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I have an uneasy relationship with the exclamation point, or "banger" in news room jargon.

For a long time, I used bangers somewhere between sparingly and rarely. To my mind, they make writing seem shrill. But in emails to colleagues and students, I worry that simply ending a message with, say, "thanks" can seem flat at best and grouchy at worst. The exclamation point seems to add an element of cordiality and even cheeriness.

Even at that, I wince each time I type an exclamation point. Then again, I used to feel that way when I transitioned from "e-mail" to "email." It's like I tell my students: Once you start looking at the written word like this, you can never, ever stop. In fact, here's an email I received a few years ago from a former student:

I'm sitting here at work, and I was reading an article on a news site that had a few grammatical errors and a factual error, and it made me crazy, so I wrote an e-mail, and lo and behold, an hour later, the article was amended. A year ago, I probably would have just ignored it. Now it drives me nuts.

Students never believe me when I tell them I'll be messing with their heads. But eventually, they understand.


( 12 comments — Leave a comment )
Jan. 16th, 2013 04:30 pm (UTC)
I just read an article on line about a woman who had had a wild house party when she was 16 years old and her parents weren't home. In the article she was quoted as saying her parents had "turned her into the police." I'm fairly certain that they had actually turned her in to the police, but if they did turn her into the police, I wonder how they did it! That could be a great Vegas act or something! Sorry about the exclamation points! I sometimes use them in lieu of a "smiley" emoticon.
Jan. 17th, 2013 12:25 am (UTC)
As for the parents turning their daughter into police, as I often see written:

Jan. 16th, 2013 06:01 pm (UTC)
The Apostrophe
I have the same aversion with the "banger" as you describe. The only time I find myself using it is when it follows a question mark as in "What do I have to do to get a beer around here?!"

I am always conscience of how people use the apostrophe -- especially in a name or plural word ending in "s". For example, for me its "Davey Jones' locker" and not "Davey Jones's locker." When I read the paper and see an editor's use of the apostrophe as I use it, I applaud. When used incorrectly, at least as I deem it so, I want to say (as seen in the above paragraph), "Who taught you how to use an apostrophe?!"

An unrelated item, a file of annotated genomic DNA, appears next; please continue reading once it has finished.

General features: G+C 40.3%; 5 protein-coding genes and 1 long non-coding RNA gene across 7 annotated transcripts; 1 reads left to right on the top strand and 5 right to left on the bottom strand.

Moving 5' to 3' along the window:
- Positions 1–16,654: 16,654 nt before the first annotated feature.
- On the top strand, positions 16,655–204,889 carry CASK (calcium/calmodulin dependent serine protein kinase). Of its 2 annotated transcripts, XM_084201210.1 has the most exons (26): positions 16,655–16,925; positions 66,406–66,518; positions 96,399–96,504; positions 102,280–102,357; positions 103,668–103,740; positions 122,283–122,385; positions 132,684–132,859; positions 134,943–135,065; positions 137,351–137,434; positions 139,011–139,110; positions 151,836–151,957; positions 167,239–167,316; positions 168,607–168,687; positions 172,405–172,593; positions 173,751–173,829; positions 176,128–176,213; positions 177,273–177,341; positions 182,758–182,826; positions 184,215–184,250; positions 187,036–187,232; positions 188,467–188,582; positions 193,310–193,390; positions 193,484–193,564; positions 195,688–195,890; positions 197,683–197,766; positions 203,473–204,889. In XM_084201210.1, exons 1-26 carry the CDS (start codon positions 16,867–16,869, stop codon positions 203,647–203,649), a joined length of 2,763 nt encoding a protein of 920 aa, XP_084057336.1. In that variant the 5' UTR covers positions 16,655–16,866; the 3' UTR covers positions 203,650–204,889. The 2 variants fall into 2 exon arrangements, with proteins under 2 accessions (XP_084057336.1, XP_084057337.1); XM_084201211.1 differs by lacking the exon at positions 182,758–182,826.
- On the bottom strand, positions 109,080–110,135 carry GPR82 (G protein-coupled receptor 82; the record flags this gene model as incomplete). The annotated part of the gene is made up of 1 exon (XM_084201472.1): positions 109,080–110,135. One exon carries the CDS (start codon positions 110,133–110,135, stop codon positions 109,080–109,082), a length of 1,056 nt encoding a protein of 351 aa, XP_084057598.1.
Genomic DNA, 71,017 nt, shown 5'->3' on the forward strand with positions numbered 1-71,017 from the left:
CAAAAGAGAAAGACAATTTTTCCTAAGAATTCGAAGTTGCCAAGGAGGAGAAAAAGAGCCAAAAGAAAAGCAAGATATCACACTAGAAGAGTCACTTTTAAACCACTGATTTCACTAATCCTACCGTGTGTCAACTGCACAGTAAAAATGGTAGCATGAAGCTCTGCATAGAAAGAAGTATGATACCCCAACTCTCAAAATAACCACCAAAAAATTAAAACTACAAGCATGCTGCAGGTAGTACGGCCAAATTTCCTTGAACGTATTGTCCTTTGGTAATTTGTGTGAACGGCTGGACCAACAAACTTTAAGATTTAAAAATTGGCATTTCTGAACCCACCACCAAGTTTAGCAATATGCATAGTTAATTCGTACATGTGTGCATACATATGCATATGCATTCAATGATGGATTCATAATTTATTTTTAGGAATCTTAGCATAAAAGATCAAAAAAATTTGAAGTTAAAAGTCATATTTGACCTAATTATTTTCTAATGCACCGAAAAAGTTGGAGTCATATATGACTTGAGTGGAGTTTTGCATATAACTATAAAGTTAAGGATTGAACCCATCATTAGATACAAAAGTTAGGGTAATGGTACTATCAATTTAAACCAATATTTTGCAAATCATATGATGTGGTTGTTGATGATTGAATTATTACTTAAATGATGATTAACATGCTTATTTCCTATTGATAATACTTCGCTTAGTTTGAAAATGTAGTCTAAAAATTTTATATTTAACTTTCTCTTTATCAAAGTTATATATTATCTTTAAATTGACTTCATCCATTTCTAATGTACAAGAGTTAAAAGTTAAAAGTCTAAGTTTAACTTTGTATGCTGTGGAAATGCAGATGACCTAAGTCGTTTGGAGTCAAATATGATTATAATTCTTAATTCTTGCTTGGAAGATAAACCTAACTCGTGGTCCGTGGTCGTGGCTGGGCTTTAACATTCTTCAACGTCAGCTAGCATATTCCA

Jan. 17th, 2013 12:23 am (UTC)
Re: The Apostrophe
Your punctuation after "here" is an interrobanger.

You're spot-on with the Davey Jones example. Where I get confused is with a possessive form of a word like "hostess." My Associated Press Stylebook tells me it's OK to write "the hostess's invitation," but if the following word ends in "S," it's not: "the hostess' seat." It confuses me because I pronounce the possessive form of "hostess" the same way in either example.

I'd hate to be someone new to America who has to learn English.
Jan. 17th, 2013 07:34 pm (UTC)
Re: The Apostrophe
Hostess's seat. Ouch. How 'bout businesses' vs. businesses's?
Jan. 17th, 2013 09:56 pm (UTC)
Re: The Apostrophe
I always try to write around stuff like that because I don't want to be right at the expense of looking wrong.
Jan. 16th, 2013 11:56 pm (UTC)
I want my exclamation points to signal enthusiasm or emphasis, but not to the degree that I resemble an exuberant, over-excited, large-footed puppy. It used to drive me CRAZY (yes, shouting there) When my business partner would send an email that looked something like this:

Dear So and So,

Thanks for writing!!!!! It's great to hear from you!!!
Glad to hear your happy at your new job..you go girl!!!

She would end a sentence and move to a new line, but not leave a space in-between paragraphs. "But," she would explain, "it's not a new paragraph. It's just a new sentence."

Gah - I do not miss that one titch.
Jan. 17th, 2013 12:18 am (UTC)
I'm afraid the concept of the paragraph is edging toward the endangered species list.
Jan. 17th, 2013 09:50 am (UTC)
Proof you messed with my head: I am allowed one exclamation point per 10,000 words.
Jan. 17th, 2013 10:10 pm (UTC)
That's rule four, isn't it?
Jan. 22nd, 2013 02:25 am (UTC)
Actually, it's rule two. Rule one is "omit needless words."
Jan. 22nd, 2013 02:34 am (UTC)
I hope whoever said "omit needless words" to you included the attribution for it.
( 12 comments — Leave a comment )

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